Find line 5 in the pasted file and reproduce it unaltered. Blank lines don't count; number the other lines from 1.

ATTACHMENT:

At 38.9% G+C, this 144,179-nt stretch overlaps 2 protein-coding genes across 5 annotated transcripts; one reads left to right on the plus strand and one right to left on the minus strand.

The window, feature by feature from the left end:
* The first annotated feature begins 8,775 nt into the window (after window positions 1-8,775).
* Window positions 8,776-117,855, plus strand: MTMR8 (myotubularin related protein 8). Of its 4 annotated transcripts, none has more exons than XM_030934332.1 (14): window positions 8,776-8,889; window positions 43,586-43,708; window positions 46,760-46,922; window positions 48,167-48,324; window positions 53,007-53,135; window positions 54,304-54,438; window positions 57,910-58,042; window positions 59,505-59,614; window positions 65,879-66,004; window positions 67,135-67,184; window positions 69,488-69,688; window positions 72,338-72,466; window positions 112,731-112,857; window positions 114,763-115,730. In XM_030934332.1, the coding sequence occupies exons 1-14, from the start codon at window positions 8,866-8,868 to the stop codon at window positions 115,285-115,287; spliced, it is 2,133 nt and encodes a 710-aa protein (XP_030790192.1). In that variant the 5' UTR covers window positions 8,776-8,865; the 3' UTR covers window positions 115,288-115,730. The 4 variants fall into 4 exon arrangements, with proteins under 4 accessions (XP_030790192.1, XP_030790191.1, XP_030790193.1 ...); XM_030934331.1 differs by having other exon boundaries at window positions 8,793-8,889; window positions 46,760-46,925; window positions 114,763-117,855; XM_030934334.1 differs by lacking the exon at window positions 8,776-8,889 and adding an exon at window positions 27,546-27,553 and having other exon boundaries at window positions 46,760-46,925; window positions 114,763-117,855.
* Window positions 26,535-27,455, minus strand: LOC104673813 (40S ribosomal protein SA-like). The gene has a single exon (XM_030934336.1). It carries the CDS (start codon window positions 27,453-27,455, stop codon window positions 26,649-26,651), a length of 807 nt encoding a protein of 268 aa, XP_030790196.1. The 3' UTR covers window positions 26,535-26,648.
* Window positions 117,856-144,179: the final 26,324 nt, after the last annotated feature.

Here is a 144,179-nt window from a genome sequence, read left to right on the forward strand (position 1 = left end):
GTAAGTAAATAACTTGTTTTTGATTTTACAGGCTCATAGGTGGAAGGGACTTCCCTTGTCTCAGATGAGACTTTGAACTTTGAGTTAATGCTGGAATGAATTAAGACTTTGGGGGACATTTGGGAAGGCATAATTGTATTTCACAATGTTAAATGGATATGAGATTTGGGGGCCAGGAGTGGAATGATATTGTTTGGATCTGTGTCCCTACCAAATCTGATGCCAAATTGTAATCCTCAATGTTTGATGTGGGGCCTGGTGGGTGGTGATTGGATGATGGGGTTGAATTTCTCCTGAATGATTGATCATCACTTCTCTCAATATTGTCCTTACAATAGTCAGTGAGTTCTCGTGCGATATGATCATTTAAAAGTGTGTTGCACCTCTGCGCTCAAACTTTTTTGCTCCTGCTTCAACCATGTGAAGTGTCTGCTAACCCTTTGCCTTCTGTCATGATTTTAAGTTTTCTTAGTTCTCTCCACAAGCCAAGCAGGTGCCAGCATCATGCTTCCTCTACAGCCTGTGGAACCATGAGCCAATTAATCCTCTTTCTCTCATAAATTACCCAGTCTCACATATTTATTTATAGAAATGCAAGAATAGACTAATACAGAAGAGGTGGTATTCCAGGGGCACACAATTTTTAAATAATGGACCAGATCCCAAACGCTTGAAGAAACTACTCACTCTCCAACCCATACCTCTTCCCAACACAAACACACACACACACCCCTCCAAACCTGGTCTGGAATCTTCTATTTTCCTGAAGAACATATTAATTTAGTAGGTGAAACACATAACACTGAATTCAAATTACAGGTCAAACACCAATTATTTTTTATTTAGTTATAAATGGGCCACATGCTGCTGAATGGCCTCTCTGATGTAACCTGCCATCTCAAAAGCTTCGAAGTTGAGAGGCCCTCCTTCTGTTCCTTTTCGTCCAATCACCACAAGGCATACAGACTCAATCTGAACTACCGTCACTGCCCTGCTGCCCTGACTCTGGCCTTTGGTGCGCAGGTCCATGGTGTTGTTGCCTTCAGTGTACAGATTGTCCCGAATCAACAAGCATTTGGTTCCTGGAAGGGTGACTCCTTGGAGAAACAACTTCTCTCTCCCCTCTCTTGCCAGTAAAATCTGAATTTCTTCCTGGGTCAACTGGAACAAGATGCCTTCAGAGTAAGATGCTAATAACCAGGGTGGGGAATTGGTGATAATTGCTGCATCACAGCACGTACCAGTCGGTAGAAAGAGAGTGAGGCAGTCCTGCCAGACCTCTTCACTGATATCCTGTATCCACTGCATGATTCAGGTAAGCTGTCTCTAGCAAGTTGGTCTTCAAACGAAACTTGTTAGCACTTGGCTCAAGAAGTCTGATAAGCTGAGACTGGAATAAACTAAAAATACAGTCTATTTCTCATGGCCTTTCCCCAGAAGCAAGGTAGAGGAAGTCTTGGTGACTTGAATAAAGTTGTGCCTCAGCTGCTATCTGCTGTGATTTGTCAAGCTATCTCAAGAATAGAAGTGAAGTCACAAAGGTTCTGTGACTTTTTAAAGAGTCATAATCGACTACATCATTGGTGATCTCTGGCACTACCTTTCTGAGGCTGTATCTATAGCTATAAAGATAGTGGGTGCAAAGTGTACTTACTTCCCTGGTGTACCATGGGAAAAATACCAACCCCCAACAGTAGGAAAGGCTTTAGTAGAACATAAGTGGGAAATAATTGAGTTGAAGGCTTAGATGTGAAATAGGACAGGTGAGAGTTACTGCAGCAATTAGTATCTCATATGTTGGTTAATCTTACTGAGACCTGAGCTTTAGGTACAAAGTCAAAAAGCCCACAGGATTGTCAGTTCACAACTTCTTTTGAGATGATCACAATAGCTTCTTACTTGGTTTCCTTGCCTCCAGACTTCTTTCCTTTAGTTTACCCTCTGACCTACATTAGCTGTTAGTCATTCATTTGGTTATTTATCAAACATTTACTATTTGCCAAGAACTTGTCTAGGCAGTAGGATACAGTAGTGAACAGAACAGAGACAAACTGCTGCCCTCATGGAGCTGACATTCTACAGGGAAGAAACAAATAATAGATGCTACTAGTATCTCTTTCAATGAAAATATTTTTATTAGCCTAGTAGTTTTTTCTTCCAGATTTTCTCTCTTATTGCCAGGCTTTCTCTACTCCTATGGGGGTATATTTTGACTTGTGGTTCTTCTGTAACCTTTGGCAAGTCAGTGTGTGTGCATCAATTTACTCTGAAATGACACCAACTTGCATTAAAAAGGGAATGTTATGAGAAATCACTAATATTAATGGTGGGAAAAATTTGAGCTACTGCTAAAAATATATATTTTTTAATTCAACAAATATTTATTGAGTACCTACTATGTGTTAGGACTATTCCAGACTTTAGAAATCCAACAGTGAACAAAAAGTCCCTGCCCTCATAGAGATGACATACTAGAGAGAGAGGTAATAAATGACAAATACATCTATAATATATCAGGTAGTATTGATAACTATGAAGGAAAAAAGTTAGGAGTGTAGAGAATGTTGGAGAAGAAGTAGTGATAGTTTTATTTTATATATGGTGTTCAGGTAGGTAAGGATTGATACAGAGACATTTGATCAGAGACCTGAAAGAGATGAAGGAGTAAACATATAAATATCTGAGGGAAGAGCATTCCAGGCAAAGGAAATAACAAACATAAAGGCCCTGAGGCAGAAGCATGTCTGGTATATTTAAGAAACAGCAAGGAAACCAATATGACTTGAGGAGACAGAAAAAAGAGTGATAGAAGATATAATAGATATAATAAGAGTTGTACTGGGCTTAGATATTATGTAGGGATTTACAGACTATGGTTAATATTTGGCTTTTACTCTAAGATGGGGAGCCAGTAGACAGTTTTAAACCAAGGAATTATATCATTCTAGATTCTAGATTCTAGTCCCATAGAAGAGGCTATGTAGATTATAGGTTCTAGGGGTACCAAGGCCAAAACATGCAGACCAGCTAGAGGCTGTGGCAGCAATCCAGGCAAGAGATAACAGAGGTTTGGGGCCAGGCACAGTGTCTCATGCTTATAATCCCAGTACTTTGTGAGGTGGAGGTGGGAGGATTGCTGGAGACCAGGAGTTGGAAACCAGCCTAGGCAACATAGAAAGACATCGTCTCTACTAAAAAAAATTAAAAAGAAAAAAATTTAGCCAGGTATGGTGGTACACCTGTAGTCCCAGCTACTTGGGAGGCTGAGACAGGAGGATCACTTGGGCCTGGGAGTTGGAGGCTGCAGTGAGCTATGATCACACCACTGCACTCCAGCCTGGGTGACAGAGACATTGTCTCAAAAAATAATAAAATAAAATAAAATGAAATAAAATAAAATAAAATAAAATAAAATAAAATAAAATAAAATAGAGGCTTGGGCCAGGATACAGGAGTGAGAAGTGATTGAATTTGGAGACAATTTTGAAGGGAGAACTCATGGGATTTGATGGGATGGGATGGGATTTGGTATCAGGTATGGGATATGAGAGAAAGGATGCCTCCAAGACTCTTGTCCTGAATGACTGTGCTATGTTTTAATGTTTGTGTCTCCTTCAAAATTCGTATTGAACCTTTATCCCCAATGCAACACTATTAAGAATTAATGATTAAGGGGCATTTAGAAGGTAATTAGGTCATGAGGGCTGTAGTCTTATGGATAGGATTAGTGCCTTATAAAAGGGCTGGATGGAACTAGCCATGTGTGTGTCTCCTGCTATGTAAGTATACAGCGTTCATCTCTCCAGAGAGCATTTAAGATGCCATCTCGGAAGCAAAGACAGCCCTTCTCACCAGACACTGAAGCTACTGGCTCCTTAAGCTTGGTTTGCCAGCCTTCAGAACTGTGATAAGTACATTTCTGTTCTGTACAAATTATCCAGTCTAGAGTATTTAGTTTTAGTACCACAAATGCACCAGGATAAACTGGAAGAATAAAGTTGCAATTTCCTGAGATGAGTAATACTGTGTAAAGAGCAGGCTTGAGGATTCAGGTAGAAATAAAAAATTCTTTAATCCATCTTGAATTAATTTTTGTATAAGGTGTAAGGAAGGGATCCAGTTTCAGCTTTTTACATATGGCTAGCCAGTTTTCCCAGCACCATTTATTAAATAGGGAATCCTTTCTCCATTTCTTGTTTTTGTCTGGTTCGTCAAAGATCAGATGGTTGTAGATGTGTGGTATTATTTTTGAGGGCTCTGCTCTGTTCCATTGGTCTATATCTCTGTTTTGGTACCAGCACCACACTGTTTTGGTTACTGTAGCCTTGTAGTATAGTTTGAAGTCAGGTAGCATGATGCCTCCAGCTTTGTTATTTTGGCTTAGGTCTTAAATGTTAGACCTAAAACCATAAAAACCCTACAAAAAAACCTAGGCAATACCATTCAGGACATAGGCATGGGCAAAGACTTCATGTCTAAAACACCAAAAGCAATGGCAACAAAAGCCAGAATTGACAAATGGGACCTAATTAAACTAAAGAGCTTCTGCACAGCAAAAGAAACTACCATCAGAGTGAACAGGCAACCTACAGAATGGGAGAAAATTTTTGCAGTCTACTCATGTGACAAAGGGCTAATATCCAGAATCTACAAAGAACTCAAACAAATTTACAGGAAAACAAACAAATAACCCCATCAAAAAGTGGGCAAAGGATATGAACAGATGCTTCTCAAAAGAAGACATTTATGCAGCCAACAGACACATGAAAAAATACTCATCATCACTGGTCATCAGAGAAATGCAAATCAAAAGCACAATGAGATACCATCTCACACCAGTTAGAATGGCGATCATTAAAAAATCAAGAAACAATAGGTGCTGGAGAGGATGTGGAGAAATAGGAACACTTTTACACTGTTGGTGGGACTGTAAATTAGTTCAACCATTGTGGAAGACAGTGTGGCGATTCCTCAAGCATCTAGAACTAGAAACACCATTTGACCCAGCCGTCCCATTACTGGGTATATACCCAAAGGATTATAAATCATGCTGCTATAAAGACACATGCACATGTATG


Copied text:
* Window positions 26,535-27,455, minus strand: LOC104673813 (40S ribosomal protein SA-like). The gene has a single exon (XM_030934336.1). It carries the CDS (start codon window positions 27,453-27,455, stop codon window positions 26,649-26,651), a length of 807 nt encoding a protein of 268 aa, XP_030790196.1. The 3' UTR covers window positions 26,535-26,648.